Earlier this week, NBC Nightly News ran a smart, concise segment on the case of Jerry and Joe Kane, the two right-wing extremists who killed two police officers in West Memphis, Arkansas, and then were themselves gunned down in a hail of police bullets.
Mind you, it came a month and a half after the incident itself. And it actually didn't tell you anything readers of Crooks and Liars would have learned back in May.
But it's important and noteworthy when the mainstream media notice these stories, because too often they're buried in the daily deluge of Foxian garbage. (Of course, Fox has not reported on this story at all.)
I was a bit more struck, actually, by the superb and insightful reportage of Trevor Aaronson, Kristina Goetz, and Cindy Wolff (not to mention some unsung city editor) at the Memphis Commercial Appeal, following up the story they covered so well at the time:
It looks at the three families destroyed by this tragedy, and all needlessly. I was struck by this passage about Jerry Kane:
"You were always looking over your shoulder to make sure he wasn't there," said Forest Mayor Dave Hankins.
"You never knew what he was going to do. I always thought he was an unstable individual."
Joe Kane went to a church-run preschool with the mayor's son and once invited his classmate to go on a family field trip.
"I wouldn't have trusted him (Jerry Kane) with my dog or my cat if I had one," Hankins said, adding Joe Kane was "coerced in everything he did."
Kane told the police chief more than once he'd shoot him if he came back on his property.
"He'd say, 'The next time you come on my property, you're a dead man,'" Rickabaugh said. "... He thoroughly believed the government had no authority over him."
Though actually, the most striking portrait in the story is that of Joe Kane, the 16-year-old who turned killer at his dad's behest -- how he got twisted, and why:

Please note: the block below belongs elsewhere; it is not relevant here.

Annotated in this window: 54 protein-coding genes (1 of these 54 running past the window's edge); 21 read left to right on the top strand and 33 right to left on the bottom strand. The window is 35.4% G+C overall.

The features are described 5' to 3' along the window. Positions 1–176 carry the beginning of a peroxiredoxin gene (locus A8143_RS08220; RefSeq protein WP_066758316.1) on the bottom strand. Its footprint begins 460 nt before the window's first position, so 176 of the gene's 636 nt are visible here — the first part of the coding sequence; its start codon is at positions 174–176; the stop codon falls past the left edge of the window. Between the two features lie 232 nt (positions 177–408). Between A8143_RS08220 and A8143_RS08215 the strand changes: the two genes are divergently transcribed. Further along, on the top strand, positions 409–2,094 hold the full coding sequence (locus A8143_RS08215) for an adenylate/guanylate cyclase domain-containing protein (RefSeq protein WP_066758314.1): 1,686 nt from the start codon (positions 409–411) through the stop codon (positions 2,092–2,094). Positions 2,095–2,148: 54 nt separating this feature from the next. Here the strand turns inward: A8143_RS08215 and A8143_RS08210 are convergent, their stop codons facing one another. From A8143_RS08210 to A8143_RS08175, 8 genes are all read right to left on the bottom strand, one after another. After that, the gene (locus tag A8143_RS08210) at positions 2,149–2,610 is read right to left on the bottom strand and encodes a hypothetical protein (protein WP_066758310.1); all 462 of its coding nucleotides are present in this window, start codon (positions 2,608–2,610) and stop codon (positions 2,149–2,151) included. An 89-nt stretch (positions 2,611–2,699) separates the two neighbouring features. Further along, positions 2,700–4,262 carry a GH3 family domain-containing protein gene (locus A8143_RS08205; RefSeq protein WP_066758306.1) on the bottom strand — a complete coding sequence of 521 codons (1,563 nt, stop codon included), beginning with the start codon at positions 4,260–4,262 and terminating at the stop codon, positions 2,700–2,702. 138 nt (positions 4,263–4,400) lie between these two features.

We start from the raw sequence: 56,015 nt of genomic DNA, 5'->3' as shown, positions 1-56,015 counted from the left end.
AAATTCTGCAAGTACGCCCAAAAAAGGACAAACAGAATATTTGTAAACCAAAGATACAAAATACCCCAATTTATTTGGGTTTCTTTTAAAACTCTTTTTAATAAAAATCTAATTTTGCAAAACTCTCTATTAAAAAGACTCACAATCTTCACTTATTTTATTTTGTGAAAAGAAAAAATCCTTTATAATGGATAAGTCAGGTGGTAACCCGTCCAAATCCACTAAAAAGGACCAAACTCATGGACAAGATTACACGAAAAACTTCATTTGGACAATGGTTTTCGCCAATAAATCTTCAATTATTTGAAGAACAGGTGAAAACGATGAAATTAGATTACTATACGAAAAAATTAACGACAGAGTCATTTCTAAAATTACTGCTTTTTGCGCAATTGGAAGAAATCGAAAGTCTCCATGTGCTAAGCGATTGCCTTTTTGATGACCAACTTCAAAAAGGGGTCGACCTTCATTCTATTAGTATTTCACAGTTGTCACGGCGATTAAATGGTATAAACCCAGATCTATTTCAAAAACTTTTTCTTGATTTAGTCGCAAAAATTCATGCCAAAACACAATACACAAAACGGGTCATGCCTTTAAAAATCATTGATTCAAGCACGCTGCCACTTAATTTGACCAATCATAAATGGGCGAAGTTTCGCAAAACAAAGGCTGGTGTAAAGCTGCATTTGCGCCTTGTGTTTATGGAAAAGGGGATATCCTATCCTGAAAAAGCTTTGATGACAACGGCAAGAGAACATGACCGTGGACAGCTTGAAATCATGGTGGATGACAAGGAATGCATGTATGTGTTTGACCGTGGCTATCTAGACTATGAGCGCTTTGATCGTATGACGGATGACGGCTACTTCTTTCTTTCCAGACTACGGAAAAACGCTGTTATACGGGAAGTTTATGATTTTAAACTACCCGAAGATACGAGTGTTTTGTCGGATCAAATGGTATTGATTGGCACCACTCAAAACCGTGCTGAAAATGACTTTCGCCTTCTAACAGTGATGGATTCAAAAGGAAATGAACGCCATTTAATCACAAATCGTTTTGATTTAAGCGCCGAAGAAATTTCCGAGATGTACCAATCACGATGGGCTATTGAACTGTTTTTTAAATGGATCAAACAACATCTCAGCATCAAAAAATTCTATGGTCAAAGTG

Yet, at 16, Joe Kane was a boy. And 10 days later, in West Memphis, he acted on his father's words.
This "skinny kid" -- as one witness describes him -- bounds toward Bill Evans with rifle blazing.
He turns the AK-47 on Brandon Paudert and drops the officer with a quick flurry. Then, in a chilling few seconds seen by at least one witness, the young killer stands over Paudert's body as blood gushes onto the roadway.
"For the officer involved, this may be something incredibly routine -- speeding, taillight out," said Mark Pitcavage of the Anti-Defamation League.
"But to the sovereign citizen, the officer isn't a human being. He's the symbol of this government that has been oppressing him or her.
"Sometimes they just decide this is it, this is my line in the sand, and this is where I'm finally going to stand up for my rights."
As Alex Seitz-Wald at Think Progress observes:
While the sovereign citizen movement has existed for some time, its popularity appears to be growing in a climate where the anti-government rhetoric of the tea party movement has become commonplace. Former President Clinton, speaking at the Center for American Progress Action Fund in April, “drew parallels” between the anti-government tone that preceded the Oklahoma City Bombing “and the political tumult of today.” Sadly, several recent incidents of right-wing extremist violence — including the West Memphis shootings — suggest he may be right.